2010 Cadillac CTS Sport Wagon Interior
This interior review was written when the 2010 Cadillac CTS Sport Wagon was new.
Reviewers admire the 2010 Cadillac CTS Sport Wagon’s long list of technology and convenience features. However, a few critics take issue with seat comfort.
- "Much like the CTS, the Sport Wagon boasts a well-thought-out interior. There's a function to the form and style." -- Detroit News
- "My test car was equipped with a gorgeous sapele wood trim that in combination with the LED ambient interior lighting gave a decidedly upscale feel to the interior. Its beauty really stood out at night since the lighting perfectly highlighted the lines of the dash." -- Mother Proof
The CTS Sport Wagon's seats don't garner much attention. However, some reviewers do nitpick about their level of comfort. The CTS Sport Wagon's cabin was designed for five passengers.
- "Up front, I had only one major problem with the CTS wagon. The front seats have a double line of stitching right down the center seam. Sure it looks cool, but for me, and I expect most women shorter than 5 feet 5 inches, this seam chafed my back right where my bra closes. This was literally to the point of total discomfort and annoyance." -- Mother Proof
- "Can't fault cabin comfort, but the rear seat would be cozier with a little more knee room. Front and rear doors open very wide for easy entry/exit, but the wider the opening, the greater the reach to close the door once inside." -- Chicago Tribune
The 2010 Cadillac CTS Sport Wagon packs a wide array of standard, modern convenience features -- including a standard navigation system, XM Satellite Radio and CD stereo system with MP3 capability.
- "There are the hand-cut and sewn accents with French stitching, the distinct clean instrument gauges and optional pop-up screen that controls the navigation system and Bose stereo. Even when the screen is pushed down so its top is flush with the dash, it displays an abbreviated version of the screen, so you can follow the music playing through your iPhone, conveniently stowed in the center console." -- Detroit News
- "The panoramic sunroof cuts down on any potential claustrophobia for backseat passengers who are bothered by the wagon's sloping rear roofline." -- Mother Proof
The CTS Sport Wagon provides 58 cubic-feet of cargo room, which is significantly less than the Saab 9-5 Sport Combi’s capacity of 73 cubic feet. In fact, with the exception of the Audi A4, every other vehicle in this highly-competitive class trumps the CTS’ in terms of cargo room. Few, however, come close to matching the CTS’s convenient cargo carrying features.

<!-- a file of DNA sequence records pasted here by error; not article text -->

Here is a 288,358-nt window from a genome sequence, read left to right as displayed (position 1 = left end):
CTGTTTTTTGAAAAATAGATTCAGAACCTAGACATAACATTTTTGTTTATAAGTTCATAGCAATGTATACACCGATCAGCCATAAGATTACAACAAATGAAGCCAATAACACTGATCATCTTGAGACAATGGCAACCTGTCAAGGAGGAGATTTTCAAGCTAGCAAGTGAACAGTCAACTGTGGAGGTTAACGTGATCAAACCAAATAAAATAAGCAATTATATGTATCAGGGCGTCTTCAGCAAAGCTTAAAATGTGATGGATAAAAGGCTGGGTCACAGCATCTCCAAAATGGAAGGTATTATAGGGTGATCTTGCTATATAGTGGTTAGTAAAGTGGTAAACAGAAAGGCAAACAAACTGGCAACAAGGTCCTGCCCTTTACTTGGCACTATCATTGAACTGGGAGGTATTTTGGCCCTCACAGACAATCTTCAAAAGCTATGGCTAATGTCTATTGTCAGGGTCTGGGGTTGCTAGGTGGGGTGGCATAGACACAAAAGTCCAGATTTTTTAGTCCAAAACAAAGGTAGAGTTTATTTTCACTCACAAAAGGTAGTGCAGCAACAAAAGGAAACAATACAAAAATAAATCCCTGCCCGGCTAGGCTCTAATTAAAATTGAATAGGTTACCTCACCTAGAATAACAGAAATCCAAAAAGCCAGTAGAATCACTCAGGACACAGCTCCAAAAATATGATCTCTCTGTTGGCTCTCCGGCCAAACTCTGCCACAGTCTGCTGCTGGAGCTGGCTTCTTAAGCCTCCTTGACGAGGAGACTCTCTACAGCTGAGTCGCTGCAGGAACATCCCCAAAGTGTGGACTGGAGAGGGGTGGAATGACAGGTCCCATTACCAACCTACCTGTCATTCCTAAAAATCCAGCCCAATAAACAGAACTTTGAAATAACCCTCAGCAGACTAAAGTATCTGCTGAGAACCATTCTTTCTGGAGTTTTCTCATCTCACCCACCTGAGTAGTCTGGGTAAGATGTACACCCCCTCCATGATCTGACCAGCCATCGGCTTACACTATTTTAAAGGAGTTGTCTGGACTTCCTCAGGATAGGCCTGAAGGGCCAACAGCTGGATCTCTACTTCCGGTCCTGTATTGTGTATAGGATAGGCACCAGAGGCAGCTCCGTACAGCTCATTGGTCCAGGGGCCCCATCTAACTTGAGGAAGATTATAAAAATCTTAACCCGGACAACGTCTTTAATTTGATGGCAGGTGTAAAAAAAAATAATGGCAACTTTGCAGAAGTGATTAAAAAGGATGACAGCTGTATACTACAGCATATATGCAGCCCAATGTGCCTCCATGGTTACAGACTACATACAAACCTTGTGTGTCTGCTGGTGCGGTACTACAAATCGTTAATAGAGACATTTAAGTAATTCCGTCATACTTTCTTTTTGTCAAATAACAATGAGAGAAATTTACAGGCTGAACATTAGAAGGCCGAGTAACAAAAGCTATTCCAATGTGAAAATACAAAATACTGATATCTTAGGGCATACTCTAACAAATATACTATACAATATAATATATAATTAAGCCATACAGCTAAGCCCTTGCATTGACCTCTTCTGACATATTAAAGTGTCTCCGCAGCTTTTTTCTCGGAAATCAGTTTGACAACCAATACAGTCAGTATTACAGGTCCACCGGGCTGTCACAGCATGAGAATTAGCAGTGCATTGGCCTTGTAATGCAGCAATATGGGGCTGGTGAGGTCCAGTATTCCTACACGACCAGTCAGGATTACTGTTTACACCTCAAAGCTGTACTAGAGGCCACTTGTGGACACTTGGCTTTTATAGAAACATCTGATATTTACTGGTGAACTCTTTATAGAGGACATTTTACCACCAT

- "In the rear, the cargo space is gargantuan and ready to swallow everything you can throw at it, including the kitchen sink. Just in case that's not enough space for you, there's more hiding under the cargo floor. Still need more (good golly, maybe you should just buy a pickup truck)? The rear seats split and fold for even more cargo room." -- Mother Proof
- "There are some ingenious features in the back, such as the cargo organization system that lets you fold up the floor and wedge plastic bags from the grocery store to prevent them from sliding. The power liftgate is programmable to adjust its opening height." -- Detroit News
- "The cargo hold is wide and deep. Rear seatbacks fold flat if more room is needed. The premium edition comes with stowage under the cargo floor, a divider on the floor and rails in the floor with tie-down hooks, plus a pullout shade to hide contents and a pet guard net between cabin and cargo hold. Neat touches, if you don't mind they're in a wagon." -- Chicago Tribune
- "We used the wagon to perform our usual weekend chores and found thoughtful touches throughout the cargo area. A concealed area a few inches deep beneath the floor is covered by a cleverly designed folding lid that can be propped in different positions to keep smaller items from sliding around. Adjustable tie downs atop the plush carpet ride on chrome rails. The liftgate opening angle can be adjusted for use in garages with low-hanging doors or to make sure access to the power lift button (on the door bottom) is within reach for short users." -- Popular Mechanics
- "[T]he interesting chromic flourishes along the roof rails are actually there to conceal an integrated cargo rack system, if you should want to add a roof carrier." -- Los Angeles Times